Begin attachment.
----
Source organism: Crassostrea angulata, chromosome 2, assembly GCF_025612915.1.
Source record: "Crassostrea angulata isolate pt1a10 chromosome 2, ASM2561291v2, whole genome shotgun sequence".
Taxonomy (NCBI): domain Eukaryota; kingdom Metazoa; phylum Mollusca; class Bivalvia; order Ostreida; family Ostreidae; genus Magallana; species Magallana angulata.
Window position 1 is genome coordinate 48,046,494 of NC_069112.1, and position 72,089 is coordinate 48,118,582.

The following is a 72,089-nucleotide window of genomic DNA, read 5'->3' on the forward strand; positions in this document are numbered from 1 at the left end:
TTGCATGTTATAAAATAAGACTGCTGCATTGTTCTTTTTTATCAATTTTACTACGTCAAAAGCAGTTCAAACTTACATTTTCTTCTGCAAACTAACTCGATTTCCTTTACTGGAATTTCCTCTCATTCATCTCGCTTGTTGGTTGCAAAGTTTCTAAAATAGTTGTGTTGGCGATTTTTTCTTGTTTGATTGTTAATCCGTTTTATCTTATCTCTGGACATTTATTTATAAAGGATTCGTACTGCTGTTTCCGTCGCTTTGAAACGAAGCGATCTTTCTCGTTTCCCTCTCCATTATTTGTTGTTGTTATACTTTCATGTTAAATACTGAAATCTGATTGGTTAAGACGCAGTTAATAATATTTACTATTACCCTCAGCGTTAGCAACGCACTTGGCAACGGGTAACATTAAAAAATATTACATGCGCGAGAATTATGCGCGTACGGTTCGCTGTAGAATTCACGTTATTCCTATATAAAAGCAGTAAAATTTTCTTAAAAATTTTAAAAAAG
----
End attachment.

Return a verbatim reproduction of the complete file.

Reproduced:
Source organism: Crassostrea angulata, chromosome 2, assembly GCF_025612915.1.
Source record: "Crassostrea angulata isolate pt1a10 chromosome 2, ASM2561291v2, whole genome shotgun sequence".
Taxonomy (NCBI): domain Eukaryota; kingdom Metazoa; phylum Mollusca; class Bivalvia; order Ostreida; family Ostreidae; genus Magallana; species Magallana angulata.
Window position 1 is genome coordinate 48,046,494 of NC_069112.1, and position 72,089 is coordinate 48,118,582.

The following is a 72,089-nucleotide window of genomic DNA, read 5'->3' on the forward strand; positions in this document are numbered from 1 at the left end:
TTGCATGTTATAAAATAAGACTGCTGCATTGTTCTTTTTTATCAATTTTACTACGTCAAAAGCAGTTCAAACTTACATTTTCTTCTGCAAACTAACTCGATTTCCTTTACTGGAATTTCCTCTCATTCATCTCGCTTGTTGGTTGCAAAGTTTCTAAAATAGTTGTGTTGGCGATTTTTTCTTGTTTGATTGTTAATCCGTTTTATCTTATCTCTGGACATTTATTTATAAAGGATTCGTACTGCTGTTTCCGTCGCTTTGAAACGAAGCGATCTTTCTCGTTTCCCTCTCCATTATTTGTTGTTGTTATACTTTCATGTTAAATACTGAAATCTGATTGGTTAAGACGCAGTTAATAATATTTACTATTACCCTCAGCGTTAGCAACGCACTTGGCAACGGGTAACATTAAAAAATATTACATGCGCGAGAATTATGCGCGTACGGTTCGCTGTAGAATTCACGTTATTCCTATATAAAAGCAGTAAAATTTTCTTAAAAATTTTAAAAAAG